The life of any business manager would be so much more pleasant if one
of the classic American myths—that of the lone inventor—were true. But recent research shows that Thomas A. Edison didn’t do much by himself; Philo T. Farnsworth can only be credited as one of the inventors of television; and not even the Wright brothers deserve all the credit for the airplane.
As I’ve tried to say hundred — maybe a thousand — times, calling Farnsworth just "one of the inventors" of television completely misses the point.
Prior to Sept 27, 1927, the inventors of the day attempted to transmit moving images by means of electro-mechanical contrivances — video jalopies — that used spinning wheels and vibrating mirrors to deconstruct an image into its component parts of light and dark. Their work reflected the state of the art of the day — 19th century solutions to a 20th century problem. What was needed as a complete breakthrough.
Philo Farnsworth demonstrated that breakthrough when he conducted his first successful experiment with the Image Dissector (camera) and Oscillite (receiver) tubes in his San Francisco laboratory on 9/7/27. Farnsworth achieved the desired by means entirely electrical, by manipulating light and electrons in a way that nobody had done before that date, and in so doing paved the way for all the other inventors and engineers who made contributions after that date.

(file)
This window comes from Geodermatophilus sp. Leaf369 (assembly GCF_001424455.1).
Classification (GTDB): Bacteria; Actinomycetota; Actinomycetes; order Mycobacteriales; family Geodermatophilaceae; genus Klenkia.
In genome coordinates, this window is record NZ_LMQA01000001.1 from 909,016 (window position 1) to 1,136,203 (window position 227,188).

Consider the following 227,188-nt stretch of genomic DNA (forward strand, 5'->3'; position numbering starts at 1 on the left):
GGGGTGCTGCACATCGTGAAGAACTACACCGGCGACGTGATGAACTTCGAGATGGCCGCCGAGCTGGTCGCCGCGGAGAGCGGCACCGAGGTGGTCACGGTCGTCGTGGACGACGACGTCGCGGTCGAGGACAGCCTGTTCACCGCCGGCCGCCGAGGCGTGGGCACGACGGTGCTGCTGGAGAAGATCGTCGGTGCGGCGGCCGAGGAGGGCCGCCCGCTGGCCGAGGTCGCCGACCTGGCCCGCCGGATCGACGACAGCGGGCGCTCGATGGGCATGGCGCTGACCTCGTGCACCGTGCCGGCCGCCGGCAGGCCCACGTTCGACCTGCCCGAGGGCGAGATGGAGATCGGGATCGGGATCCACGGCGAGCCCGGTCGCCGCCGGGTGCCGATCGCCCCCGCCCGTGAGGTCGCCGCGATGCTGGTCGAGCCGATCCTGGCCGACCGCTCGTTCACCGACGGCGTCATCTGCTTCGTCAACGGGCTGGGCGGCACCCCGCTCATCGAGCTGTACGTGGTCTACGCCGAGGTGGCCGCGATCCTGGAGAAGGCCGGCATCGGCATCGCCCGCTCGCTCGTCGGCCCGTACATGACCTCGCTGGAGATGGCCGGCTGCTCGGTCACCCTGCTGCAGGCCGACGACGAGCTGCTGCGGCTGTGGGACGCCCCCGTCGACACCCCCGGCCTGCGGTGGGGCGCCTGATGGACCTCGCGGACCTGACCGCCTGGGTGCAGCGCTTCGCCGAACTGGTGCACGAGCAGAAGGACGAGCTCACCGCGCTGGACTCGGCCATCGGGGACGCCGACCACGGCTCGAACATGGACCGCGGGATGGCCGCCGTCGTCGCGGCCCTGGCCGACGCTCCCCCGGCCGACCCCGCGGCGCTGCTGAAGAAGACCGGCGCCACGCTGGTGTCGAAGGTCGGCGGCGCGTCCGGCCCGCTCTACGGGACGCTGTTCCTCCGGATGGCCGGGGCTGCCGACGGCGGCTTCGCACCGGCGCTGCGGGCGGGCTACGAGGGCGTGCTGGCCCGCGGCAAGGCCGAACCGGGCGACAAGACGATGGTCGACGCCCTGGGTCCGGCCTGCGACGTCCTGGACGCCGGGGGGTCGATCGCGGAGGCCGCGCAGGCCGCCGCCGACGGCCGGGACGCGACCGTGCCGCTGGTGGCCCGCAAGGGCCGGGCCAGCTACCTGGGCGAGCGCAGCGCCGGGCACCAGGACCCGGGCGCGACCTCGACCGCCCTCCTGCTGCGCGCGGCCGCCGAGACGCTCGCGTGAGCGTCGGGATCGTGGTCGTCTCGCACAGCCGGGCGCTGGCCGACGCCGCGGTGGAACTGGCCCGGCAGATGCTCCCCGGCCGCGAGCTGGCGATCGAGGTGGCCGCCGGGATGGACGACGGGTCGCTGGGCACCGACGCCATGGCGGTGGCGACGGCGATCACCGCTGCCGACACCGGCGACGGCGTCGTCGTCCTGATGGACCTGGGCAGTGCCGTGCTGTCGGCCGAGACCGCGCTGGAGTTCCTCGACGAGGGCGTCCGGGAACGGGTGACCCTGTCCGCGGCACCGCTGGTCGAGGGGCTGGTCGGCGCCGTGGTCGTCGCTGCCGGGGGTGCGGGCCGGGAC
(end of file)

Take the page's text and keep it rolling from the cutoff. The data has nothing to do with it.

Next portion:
Farnsworth’s contribution was seminal, a point of demarcation that separated all that went before from all that followed. It was, as I’ve said before, "a breakthrough of epic proportions." And while it can be argued that achieving that breakthrough required the kind team work that Farnsworth himself cultivated in his own laboratory, the conception was entirely the product of his own fertile imagination.
To dismiss the role of the "lone inventor," as this article attempts to do, is to entirely ignore one of the fundamental characteristics of genius that has propelled technology and civilization.